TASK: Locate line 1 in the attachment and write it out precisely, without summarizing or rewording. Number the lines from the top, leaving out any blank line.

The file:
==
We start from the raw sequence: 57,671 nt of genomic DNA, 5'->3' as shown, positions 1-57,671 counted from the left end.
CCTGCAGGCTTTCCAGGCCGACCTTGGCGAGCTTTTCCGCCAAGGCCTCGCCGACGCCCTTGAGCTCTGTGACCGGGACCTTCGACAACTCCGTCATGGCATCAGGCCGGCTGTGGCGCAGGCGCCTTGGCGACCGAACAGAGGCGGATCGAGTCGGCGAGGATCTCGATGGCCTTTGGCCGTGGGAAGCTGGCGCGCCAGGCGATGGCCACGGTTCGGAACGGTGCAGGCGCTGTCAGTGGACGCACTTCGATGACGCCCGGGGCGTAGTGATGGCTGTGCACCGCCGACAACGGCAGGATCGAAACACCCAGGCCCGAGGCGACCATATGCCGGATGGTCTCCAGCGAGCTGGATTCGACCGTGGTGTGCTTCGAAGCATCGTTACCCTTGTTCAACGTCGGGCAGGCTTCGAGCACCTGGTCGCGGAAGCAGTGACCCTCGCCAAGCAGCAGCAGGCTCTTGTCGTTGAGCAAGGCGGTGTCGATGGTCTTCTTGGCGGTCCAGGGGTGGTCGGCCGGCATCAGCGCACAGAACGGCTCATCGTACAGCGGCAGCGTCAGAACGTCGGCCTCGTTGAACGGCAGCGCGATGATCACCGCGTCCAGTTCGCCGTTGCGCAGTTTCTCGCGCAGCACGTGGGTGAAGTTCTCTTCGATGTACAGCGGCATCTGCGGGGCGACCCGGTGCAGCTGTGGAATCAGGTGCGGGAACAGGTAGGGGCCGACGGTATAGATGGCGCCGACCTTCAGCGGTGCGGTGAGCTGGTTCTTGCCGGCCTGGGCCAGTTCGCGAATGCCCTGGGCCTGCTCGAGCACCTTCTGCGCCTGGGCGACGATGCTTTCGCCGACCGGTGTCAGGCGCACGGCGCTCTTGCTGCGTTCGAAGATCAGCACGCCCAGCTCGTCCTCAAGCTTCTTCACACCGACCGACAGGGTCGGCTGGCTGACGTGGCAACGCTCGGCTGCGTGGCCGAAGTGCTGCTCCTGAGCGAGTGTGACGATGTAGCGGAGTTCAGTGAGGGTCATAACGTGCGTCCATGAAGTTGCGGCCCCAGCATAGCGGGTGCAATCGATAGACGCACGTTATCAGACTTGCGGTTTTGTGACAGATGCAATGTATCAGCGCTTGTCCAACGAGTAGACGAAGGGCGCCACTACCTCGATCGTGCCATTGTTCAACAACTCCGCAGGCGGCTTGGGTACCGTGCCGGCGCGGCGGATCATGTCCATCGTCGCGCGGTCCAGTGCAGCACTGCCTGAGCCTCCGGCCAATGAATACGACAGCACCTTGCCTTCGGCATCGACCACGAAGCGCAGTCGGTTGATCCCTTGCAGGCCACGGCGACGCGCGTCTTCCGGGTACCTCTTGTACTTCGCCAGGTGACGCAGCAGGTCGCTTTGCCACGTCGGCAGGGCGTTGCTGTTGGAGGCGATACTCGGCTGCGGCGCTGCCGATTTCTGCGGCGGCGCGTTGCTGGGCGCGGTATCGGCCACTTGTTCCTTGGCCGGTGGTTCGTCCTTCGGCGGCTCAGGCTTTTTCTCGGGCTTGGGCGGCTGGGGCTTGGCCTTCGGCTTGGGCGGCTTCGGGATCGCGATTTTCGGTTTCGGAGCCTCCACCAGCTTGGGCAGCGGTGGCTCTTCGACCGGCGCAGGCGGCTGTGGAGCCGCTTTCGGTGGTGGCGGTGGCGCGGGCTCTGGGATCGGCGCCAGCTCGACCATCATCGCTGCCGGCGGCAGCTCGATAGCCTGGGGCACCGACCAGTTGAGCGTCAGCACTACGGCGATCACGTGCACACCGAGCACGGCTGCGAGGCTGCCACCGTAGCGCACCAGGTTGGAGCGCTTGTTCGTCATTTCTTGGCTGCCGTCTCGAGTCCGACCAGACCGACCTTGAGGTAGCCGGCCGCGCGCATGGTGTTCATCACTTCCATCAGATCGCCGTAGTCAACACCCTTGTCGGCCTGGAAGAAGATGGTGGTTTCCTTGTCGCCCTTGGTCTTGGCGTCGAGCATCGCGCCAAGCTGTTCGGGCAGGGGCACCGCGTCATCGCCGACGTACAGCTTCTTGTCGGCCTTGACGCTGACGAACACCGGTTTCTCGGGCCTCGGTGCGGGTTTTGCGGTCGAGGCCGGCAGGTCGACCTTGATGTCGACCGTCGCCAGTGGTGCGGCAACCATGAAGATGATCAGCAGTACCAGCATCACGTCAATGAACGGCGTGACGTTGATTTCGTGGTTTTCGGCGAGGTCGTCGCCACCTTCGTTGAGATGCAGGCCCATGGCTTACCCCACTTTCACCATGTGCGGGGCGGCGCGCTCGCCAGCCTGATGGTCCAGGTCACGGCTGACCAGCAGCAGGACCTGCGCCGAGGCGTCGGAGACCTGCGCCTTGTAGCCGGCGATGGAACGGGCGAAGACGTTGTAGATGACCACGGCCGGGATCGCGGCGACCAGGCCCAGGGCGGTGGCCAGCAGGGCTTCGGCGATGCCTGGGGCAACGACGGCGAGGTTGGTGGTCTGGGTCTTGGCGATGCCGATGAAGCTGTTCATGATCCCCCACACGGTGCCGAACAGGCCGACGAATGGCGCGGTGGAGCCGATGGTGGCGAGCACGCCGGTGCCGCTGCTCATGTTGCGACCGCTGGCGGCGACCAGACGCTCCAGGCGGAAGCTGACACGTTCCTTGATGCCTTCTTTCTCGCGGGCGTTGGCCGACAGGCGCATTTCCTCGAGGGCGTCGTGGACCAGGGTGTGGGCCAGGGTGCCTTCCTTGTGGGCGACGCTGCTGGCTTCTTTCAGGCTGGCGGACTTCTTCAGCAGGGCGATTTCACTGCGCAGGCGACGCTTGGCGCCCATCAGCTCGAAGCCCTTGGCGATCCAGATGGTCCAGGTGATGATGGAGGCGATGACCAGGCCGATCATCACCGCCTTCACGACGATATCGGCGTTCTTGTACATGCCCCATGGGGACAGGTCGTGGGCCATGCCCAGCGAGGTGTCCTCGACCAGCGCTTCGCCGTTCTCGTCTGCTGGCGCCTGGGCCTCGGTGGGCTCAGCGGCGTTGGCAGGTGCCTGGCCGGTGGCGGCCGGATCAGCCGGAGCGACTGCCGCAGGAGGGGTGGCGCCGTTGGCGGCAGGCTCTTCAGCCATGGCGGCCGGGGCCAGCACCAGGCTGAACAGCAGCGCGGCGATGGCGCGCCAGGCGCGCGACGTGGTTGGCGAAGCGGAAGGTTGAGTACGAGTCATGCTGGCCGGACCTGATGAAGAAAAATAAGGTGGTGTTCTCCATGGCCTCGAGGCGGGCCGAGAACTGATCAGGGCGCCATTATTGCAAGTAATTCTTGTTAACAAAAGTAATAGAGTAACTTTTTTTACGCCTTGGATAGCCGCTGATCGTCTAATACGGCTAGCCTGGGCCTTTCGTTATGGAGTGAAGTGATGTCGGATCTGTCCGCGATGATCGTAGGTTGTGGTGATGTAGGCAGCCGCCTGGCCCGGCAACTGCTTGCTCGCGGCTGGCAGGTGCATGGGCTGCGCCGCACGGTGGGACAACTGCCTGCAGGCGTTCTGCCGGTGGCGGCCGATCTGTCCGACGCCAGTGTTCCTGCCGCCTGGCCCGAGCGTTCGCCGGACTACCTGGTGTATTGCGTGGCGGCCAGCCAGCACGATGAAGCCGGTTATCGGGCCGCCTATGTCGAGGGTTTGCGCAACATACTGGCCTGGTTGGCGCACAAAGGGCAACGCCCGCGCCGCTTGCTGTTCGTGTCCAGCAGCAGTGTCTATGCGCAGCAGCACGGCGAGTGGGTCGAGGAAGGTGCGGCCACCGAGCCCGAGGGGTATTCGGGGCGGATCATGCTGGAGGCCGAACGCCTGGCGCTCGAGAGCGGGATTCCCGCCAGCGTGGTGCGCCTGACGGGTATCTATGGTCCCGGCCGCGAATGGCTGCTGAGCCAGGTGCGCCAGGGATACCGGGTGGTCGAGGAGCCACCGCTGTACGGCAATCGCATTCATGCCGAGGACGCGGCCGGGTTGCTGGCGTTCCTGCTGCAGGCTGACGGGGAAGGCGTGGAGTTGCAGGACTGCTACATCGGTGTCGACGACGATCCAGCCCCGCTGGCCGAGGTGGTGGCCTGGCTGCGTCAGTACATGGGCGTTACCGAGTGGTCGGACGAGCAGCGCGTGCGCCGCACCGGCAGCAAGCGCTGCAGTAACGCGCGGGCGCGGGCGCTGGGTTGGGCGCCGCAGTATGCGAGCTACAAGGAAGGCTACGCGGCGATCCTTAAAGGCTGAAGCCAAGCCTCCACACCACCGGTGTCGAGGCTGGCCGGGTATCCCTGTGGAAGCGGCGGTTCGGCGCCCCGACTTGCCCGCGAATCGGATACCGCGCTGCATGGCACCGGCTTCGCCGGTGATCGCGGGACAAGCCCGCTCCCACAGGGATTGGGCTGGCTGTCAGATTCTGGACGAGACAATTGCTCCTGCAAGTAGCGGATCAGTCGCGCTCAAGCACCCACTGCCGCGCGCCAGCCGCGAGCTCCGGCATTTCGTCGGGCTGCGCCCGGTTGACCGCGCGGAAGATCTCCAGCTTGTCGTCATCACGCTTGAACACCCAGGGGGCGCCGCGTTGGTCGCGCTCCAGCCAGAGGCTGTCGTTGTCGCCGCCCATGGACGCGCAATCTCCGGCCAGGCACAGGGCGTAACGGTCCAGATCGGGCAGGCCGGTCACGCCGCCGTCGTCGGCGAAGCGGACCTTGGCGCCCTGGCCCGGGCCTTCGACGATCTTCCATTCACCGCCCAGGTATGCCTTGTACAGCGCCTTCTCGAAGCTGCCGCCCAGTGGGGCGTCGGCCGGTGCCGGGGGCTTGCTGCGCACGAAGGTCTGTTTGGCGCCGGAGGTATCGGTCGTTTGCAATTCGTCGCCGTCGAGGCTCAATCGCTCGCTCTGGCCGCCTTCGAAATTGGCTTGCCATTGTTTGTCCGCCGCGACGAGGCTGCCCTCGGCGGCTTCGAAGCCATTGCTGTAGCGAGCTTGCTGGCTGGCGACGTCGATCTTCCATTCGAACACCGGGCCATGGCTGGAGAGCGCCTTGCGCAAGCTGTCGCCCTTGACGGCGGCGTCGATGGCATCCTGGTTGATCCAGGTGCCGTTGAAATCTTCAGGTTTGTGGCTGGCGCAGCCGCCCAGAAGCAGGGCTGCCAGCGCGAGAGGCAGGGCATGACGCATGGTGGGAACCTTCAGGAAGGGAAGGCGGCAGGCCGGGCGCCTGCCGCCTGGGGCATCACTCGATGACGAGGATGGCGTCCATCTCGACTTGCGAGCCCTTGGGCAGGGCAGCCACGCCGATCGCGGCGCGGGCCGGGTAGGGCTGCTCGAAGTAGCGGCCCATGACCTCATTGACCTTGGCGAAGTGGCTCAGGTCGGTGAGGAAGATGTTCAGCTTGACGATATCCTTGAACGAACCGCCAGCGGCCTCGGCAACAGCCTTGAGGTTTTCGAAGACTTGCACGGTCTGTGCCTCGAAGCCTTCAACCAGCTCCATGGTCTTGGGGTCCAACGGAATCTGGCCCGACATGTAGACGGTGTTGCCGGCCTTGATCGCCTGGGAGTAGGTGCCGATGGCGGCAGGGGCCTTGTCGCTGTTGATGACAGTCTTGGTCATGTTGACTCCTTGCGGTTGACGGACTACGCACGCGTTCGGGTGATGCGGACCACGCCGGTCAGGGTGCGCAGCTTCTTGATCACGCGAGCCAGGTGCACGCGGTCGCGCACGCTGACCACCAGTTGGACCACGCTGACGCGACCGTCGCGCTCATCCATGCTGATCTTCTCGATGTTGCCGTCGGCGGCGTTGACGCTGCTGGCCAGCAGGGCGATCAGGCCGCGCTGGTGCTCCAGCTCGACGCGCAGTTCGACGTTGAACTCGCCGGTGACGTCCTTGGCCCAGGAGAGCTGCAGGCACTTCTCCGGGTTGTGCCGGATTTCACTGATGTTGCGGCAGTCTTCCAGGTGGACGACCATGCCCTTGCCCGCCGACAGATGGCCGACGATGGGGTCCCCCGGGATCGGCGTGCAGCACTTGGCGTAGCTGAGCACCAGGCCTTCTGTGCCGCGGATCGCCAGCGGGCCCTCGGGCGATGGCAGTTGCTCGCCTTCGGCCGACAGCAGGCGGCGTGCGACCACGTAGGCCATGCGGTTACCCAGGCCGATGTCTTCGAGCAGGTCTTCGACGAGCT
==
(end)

We start from the raw sequence: 57,671 nt of genomic DNA, 5'->3' as shown, positions 1-57,671 counted from the left end.